flaneur's diary

Hanoi, Old Quarter

Hanoi Old Quarter

Sundays and Saturdays

On the weekend the streets of the Old Quarter are closed for traffic. Only the children may drive then, which they do in large toy cars that may be rented on spot. The kids zigzag in the streets before parents and uncles and aunts cooing and taking pictures of them. The toy cars sport the logos of big brands, such as the Mercedes. Toy armored-cars are available as well, guns and all, but parents had picked mostly the civilian types. Their driving was concentrated on the streets Triang Thi and Dinh Trieng Hoang.

The music filled the air, cheering the chilly street.

Most of Dinh Trieng Hoang was taken over by teens and the twenty-somethings. The women danced; the men filmed the performance. The dances were set to western pop/rock, and as one group did the steps another got ready on the sidewalk, preening, and adjusting their shiny black dresses. Each group played the same song: He’s a very bad boy, or something like that. The music filled the air, cheering the chilly street. A cold wind was skimming in from the lake; some ladies had put out a lot of skin, but the wind didn’t bother them.

Shooting, the men danced their own gig.

Besides the videography, there were others taking still pictures. Unlike in the dances, here the women were dressed in colorful dresses in various fashions, Viet and western, long and flowing, tight and sleek, and they posed before photogenic portals, lakeside spots, statues on high pedestals. The gear the men had brought were top of the line — photography in Hanoi is on a par with Japan, it seemed. A Leica boutique close to the southeast corner of the lake confirmed it.


Traffic is thick with cars and many motorcycles weaving in and out of impossible narrows, and there is every kind of ware spilling into the sidewalks, a ware a street: tin cans, iron grills, gravestones, Santa Claus dresses, decorations for Christmas and Buddhist prayer articles, fine silks and mats and carpets, meat and fruit and fish and shiny juicy vegetables, fragrant herbs and nature cures and bags and boxes and so many other things.

For some reason tourists like to lodge in this dense maze, so everywhere here there are hostels and hotels and spas. Nobody was going into the spas, but I was walking there afternoon on a workday. Anyway, to balance body and spirit, there are on the same streets temples for the Buddhist, the Taoist, and the high St. Joseph’s Cathedral. The manger was ready before the cathedral in anticipation of the Birthday, with much selfie activity round it.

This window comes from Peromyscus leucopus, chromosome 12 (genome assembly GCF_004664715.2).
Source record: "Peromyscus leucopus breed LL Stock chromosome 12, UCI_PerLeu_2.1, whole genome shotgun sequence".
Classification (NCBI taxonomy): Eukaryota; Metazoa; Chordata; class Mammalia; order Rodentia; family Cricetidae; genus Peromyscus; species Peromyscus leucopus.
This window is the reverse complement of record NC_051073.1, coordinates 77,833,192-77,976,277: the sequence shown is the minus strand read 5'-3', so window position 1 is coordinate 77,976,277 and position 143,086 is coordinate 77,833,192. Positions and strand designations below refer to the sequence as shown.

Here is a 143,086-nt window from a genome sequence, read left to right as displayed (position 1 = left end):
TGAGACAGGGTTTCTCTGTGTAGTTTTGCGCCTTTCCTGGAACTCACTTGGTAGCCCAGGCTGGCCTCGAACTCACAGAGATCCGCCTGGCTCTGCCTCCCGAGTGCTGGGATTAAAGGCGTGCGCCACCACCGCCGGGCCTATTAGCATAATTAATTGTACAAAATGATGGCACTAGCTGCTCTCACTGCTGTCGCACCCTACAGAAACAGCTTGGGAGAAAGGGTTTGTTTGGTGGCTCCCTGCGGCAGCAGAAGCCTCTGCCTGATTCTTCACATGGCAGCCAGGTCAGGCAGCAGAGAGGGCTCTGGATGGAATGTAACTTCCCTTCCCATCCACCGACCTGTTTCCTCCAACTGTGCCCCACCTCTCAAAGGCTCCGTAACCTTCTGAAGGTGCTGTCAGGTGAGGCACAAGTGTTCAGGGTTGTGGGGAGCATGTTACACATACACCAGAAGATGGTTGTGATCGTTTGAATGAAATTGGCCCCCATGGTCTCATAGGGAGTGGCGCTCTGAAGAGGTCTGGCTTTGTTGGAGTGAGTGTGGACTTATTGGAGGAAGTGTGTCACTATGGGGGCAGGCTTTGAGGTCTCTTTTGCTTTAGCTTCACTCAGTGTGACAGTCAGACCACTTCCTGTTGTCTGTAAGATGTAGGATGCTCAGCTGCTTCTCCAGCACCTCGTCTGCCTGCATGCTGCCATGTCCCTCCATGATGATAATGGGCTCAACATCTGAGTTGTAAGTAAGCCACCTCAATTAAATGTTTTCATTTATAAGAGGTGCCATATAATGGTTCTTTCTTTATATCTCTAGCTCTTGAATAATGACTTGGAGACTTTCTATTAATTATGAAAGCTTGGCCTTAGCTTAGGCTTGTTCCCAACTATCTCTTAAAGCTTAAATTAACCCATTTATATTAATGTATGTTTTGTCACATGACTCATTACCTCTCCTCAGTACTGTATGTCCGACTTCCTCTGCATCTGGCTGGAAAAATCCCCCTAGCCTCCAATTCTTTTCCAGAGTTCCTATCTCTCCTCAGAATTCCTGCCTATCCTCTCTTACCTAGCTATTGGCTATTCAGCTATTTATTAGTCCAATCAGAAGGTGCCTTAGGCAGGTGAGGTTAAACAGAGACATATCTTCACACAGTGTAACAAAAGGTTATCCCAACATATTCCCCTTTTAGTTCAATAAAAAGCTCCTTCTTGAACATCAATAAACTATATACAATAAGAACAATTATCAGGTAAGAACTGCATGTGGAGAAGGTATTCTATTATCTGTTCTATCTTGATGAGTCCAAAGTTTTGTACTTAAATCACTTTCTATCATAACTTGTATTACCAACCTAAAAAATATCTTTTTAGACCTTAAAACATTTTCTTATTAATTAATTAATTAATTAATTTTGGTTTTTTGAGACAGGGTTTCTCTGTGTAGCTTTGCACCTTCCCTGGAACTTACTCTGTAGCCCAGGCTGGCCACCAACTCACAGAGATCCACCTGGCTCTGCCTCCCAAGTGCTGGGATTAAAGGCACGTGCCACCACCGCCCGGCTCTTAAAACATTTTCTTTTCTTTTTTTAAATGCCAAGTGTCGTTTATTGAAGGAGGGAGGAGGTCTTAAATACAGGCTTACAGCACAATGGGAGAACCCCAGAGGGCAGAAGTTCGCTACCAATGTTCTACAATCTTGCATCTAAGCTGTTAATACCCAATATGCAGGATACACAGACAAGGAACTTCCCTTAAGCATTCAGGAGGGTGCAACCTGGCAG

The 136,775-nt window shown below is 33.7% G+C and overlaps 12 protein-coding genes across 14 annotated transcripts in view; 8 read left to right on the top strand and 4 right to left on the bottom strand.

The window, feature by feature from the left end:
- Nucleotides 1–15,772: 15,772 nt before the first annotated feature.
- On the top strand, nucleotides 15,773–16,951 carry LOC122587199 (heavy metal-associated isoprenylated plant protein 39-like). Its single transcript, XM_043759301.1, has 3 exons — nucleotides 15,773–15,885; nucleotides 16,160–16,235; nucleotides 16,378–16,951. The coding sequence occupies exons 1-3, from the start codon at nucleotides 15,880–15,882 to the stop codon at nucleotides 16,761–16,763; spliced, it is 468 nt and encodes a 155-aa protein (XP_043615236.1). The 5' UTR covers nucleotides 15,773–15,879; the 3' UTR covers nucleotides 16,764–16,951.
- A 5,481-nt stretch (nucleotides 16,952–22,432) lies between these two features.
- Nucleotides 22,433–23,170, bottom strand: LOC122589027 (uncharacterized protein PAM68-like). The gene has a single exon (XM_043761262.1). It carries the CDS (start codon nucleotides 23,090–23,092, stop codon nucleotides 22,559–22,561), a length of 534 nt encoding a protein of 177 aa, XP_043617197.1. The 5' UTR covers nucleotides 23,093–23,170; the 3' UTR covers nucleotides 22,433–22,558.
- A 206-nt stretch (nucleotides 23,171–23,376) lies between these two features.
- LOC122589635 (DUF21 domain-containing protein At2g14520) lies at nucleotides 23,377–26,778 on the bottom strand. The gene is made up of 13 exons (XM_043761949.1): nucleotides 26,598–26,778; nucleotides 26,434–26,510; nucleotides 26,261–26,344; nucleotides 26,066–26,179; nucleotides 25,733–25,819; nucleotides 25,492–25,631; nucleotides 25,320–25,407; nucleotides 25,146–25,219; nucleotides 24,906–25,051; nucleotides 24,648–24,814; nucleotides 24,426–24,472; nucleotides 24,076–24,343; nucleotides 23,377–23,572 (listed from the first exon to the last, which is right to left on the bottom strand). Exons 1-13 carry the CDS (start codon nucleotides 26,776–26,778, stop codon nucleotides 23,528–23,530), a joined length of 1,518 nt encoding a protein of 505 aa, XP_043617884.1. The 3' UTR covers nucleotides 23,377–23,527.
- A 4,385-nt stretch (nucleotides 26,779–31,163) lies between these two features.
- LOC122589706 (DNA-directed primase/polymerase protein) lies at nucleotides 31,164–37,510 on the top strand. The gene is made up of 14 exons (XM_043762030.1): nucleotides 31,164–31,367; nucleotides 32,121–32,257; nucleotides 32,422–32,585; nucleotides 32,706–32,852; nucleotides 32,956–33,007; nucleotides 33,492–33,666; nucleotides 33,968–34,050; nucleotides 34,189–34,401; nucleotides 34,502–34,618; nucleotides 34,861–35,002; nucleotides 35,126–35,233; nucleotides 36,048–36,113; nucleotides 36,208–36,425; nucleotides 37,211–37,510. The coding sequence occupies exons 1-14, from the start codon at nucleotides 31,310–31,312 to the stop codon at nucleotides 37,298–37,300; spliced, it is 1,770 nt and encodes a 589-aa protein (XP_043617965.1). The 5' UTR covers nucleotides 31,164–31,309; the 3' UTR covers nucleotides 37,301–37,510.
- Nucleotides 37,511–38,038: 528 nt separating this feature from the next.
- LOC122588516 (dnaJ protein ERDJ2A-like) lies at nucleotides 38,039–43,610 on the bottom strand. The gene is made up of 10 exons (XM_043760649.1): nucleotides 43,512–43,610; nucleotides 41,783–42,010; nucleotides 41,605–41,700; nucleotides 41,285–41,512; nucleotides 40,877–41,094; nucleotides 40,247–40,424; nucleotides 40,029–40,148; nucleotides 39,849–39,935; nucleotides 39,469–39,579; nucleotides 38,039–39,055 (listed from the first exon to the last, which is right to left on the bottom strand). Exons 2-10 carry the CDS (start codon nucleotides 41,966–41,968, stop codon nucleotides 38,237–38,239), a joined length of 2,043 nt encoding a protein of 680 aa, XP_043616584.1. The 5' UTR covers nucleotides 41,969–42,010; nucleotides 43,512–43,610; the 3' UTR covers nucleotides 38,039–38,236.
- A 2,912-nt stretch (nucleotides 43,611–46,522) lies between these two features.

Among all these were tucked-in a profusion of Vietnamese cafes, and they had the most custom. The brew most advertised before them was egg coffee. The other establishment that was packing people in was the Water Puppet Theater before the lake, which was running full, several shows a day. The water puppet show is an old tradition, from the countryside, performed when the rivers flooded. Tough in any situation, the Viets.

The streets I was happiest in were the streets before the Opera House, and the Le Thai To street along the west of the lake.

Occasionally, white men on mopeds zipped past and shot into side streets with skill that surpassed the locals. Western backpackers: they settle in anywhere.

The streets I was happiest in were the streets before the Opera House, and the Le Thai To street along the west of the lake. These are gentrified, good for easy strolling, and I felt guilt for my pleasure when I walked there. In the streets about the Opera House are Boss and Hermes and such, and the sidewalks are wider. The hotels Metropole and the De L’Opera are a big presence here. The Hilton cannot call itself the Hanoi Hilton; it is the Hilton Hanoi Opera. I didn’t go into the stores or the cafes in the place, but I did return to the streets before the Opera a half dozen times. I found a restaurant with leafy interiors close by, the La Lua Wild Rice, where I enjoyed on three days, at leisure, vegan Vietnamese lunches.

To the Opera House the locals have themselves been returning, to mark momentous events. In 1945, for instance, their Uncle Ho proclaimed a sovereign Vietnam to his countrymen from this 1911 monument. (Built after the Palais Garnier, says Wikipedia; an approximation, my eyes said to me; but it is pretty in its own right.) Although military parades and processions happened all over town, and the military celebrated with personnel and hardware before the gate of the Thang Long Citadel, Hanoians rejoiced best before the Opera. In 1945. In 1954. And 1975. And 1979.

Alone in the cold in the open-air before the Opera House, with scooters buzzing before me, and cars flitting across, I experienced warm communion with the Hanoians.